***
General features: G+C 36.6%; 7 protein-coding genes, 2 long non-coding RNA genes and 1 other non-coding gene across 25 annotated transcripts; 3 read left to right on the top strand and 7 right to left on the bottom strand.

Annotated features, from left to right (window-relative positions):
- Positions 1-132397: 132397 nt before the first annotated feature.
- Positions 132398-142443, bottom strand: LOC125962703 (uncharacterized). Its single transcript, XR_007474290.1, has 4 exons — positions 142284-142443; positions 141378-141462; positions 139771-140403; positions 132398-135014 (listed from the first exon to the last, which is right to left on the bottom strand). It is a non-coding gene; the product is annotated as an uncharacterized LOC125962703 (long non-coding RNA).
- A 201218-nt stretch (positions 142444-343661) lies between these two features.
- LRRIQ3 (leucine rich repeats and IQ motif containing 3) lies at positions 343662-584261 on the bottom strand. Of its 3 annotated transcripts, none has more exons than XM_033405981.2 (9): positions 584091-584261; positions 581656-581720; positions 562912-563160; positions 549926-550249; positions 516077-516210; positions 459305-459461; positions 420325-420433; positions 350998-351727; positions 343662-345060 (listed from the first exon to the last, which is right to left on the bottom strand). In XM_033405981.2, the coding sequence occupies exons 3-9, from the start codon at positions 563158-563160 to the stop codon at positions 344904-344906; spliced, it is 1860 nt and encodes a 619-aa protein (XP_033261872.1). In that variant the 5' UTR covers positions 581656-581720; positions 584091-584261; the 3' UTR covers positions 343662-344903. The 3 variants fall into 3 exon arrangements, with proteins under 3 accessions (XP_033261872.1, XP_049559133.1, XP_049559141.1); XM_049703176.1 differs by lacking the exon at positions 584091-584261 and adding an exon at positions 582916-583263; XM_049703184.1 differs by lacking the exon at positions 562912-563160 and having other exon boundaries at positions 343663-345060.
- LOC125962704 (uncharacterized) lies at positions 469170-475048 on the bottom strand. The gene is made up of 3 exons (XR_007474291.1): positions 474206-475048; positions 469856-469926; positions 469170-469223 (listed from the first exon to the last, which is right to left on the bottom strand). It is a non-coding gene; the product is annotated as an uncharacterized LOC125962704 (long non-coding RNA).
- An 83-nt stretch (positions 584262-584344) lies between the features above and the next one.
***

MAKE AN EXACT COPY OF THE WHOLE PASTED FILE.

General features: G+C 36.6%; 7 protein-coding genes, 2 long non-coding RNA genes and 1 other non-coding gene across 25 annotated transcripts; 3 read left to right on the top strand and 7 right to left on the bottom strand.

Annotated features, from left to right (window-relative positions):
- Positions 1-132397: 132397 nt before the first annotated feature.
- Positions 132398-142443, bottom strand: LOC125962703 (uncharacterized). Its single transcript, XR_007474290.1, has 4 exons — positions 142284-142443; positions 141378-141462; positions 139771-140403; positions 132398-135014 (listed from the first exon to the last, which is right to left on the bottom strand). It is a non-coding gene; the product is annotated as an uncharacterized LOC125962703 (long non-coding RNA).
- A 201218-nt stretch (positions 142444-343661) lies between these two features.
- LRRIQ3 (leucine rich repeats and IQ motif containing 3) lies at positions 343662-584261 on the bottom strand. Of its 3 annotated transcripts, none has more exons than XM_033405981.2 (9): positions 584091-584261; positions 581656-581720; positions 562912-563160; positions 549926-550249; positions 516077-516210; positions 459305-459461; positions 420325-420433; positions 350998-351727; positions 343662-345060 (listed from the first exon to the last, which is right to left on the bottom strand). In XM_033405981.2, the coding sequence occupies exons 3-9, from the start codon at positions 563158-563160 to the stop codon at positions 344904-344906; spliced, it is 1860 nt and encodes a 619-aa protein (XP_033261872.1). In that variant the 5' UTR covers positions 581656-581720; positions 584091-584261; the 3' UTR covers positions 343662-344903. The 3 variants fall into 3 exon arrangements, with proteins under 3 accessions (XP_033261872.1, XP_049559133.1, XP_049559141.1); XM_049703176.1 differs by lacking the exon at positions 584091-584261 and adding an exon at positions 582916-583263; XM_049703184.1 differs by lacking the exon at positions 562912-563160 and having other exon boundaries at positions 343663-345060.
- LOC125962704 (uncharacterized) lies at positions 469170-475048 on the bottom strand. The gene is made up of 3 exons (XR_007474291.1): positions 474206-475048; positions 469856-469926; positions 469170-469223 (listed from the first exon to the last, which is right to left on the bottom strand). It is a non-coding gene; the product is annotated as an uncharacterized LOC125962704 (long non-coding RNA).
- An 83-nt stretch (positions 584262-584344) lies between the features above and the next one.